Carbon (C) in GaAs is an ideal p-type dopant due to its low diffusion coefficient (2x10-16 cm2/s @800ºC) and high solubility (1.5x1021cm-3). In case of GaAs film-growth by metalorganic molecular beam epitaxy (MOMBE) method, high concentration C doping is normally made using trimethyl-gallium (Ga(CH3)3) as C source. In case of solid-source MBE, it is difficult to obtain C concentration, [C] as high as 1019 cm-3. It is presumed that hydrogen (H) plays an important role to attain extremely high [C]. In this work the effects of co-doping of C and H atoms were examined by preparing di-atomic ion (CH+)- and mono-atomic ion (C+)- impinged GaAs. Mass-separated low-energy (100 eV) CH+ (or C+ [1]) ions were irradiated during the MBE growth of GaAs. Substrate temperature was kept at 550 ºC and As4/Ga flux ratio () was typically at 3. GaAs growth rate was fixed at 1 m/h to a thickness of 1 - 2m. C4H10 gas was used for CH+ source. With CH+ ion acceleration energy of 100 eV and beam current density of 3 nA/cm2, net hole carrier concentration of 3x1016 cm-3 was achieved and [g-g] emission due to acceptor-acceptor pairs was observed in 2K photoluminescence spectrum, indicating that electrical and optical activation of C in GaAs can also be achieved even by low-energy CH+ ion impingement.

Chairs: Y. H. Lo and K. Sumino 
Monday Afternoon, April 13, 1998 
Golden Gate B2
1:30 PM D3.1 
ROLE OF N-TYPE CODOPANTS IN ENHANCING P-TYPE DOPANTS INCORPORATION IN P-TYPE CODOPED ZnSe. Tetsuya Yamamoto, Asahi Chemical Industry Co., Ltd., Dept. of Computational Science, Shizuoka, JAPAN; Hiroshi Katayama-Yoshida, Osaka Univ, Dept. of Condensed Matter Physics, ISIR, Osaka, JAPAN. 

We study the influence of n-type codoping in enhancing acceptor dopants incorporation in p-type ZnSe by a codoping method using p-type dopants and n-type reactive codopants simultaneously. In our previous work, we have established the advantage of the codoping method for the materials design to fabricate high-conductivity p-type GaN.[1] Our prediction using Be as acceptor dopants and O as codopants was confirmed by Brandt et. al.. [2]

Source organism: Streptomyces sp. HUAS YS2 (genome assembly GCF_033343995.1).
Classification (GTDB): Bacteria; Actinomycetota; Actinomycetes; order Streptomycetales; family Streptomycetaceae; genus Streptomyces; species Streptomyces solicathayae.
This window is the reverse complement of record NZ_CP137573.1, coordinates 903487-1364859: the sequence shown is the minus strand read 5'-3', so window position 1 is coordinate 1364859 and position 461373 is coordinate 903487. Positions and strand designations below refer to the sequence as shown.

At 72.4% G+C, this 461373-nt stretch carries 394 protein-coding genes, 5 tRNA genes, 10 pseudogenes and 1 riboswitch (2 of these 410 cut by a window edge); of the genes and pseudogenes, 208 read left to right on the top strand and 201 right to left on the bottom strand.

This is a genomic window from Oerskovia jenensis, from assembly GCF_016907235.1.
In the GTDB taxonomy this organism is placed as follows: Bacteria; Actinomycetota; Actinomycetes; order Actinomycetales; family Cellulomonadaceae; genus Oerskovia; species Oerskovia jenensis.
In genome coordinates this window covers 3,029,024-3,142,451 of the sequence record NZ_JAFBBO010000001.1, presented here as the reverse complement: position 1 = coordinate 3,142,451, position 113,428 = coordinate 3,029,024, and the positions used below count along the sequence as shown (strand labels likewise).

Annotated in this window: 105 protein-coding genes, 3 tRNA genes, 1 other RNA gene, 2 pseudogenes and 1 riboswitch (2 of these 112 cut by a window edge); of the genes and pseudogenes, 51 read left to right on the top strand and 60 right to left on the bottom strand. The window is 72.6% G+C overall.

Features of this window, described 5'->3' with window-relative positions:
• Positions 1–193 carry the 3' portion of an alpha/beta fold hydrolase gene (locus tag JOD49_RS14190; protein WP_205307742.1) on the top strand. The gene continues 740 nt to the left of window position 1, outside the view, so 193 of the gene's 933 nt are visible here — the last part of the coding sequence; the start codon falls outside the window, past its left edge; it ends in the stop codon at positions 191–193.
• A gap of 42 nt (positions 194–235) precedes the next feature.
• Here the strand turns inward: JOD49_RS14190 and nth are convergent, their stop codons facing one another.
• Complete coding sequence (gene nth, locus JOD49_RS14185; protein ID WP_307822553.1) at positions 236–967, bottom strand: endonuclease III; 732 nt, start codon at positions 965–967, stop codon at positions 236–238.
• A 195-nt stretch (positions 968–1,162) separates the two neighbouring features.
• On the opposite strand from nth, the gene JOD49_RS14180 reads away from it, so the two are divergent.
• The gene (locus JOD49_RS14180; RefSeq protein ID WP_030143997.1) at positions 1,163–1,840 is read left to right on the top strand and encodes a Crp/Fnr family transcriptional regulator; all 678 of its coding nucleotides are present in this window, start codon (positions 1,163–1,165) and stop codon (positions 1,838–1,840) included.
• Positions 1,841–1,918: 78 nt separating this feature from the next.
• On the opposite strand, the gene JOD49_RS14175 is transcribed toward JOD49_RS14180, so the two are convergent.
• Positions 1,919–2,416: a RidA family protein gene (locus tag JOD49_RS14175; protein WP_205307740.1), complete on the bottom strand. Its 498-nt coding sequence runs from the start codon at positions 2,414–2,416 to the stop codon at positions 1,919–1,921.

In this work, we have applied the codoping method to ZnSe crystals using three codopant pairs: (In, N), (Cl, Li) and (I, Li). Total energy calculations using an ab initio electronic band structure calculations method show that the formation of N-In-N, Li-Cl-Li or Li-I-Li pairs is energetically favorable in those cases. We confirm a decrease in the Madelung energy compared with those of ZnSe doped with acceptors alone. This prevents the self-compensation by the formation of Se vacancies. The formation of the complexes by a strong interaction between n-type and p-type dopants gives rise to the improvements: (1) the collection of the acceptor dopants, resulting in an increase in the solubility of the acceptor dopants: (2) the impurity levels in the band gap, the acceptor (donor) levels are lowered (raised); (3) the mobility caused by the change of the scattering mechanism from the long-range Coulomb potential of isolated acceptors to their short range dipole-like one. We predict that by the above improvements we will achieve the highest conductivity due to an increase in both carrier concentrations and the mobility.

1:45 PM D3.2 

Ion implantation has been widely used to fabricate shallow junctions in Si technology. Typically, post-implantation annealing at 900 C-30 min has been used to achieve Si recrystallization and dopant activation. We have found that the same recrystallization and activation can also be achieved in heavily boron-doped and arsenic-doped SOI by applying an electrical current of high current density. Implanted but non-annealed SOI stripes can be activated by gradually increasing current to a current density of 1x106 A/cm2, and the resistance decreased from 8.80 to 0.61 K for a 10 m wide, 50 m long, and 0.2 m thick silicon stripe. By using this method, the resistance of non-annealed p+-Si and n+-Si stripes of different widths can be reduced to that of the conventional 900C-30 min annealing. To separate the effect of Joule heating and current force on the recrystallization and activation, the temperature of the SOI stripes during the current stressing cycle is measured by platinum temperature sensor. Whether the effect of current force exists or not will be discussed. Carrier concentration obtained by Hall measurement and the microstructure of SOI stripes examined by TEM will be presented.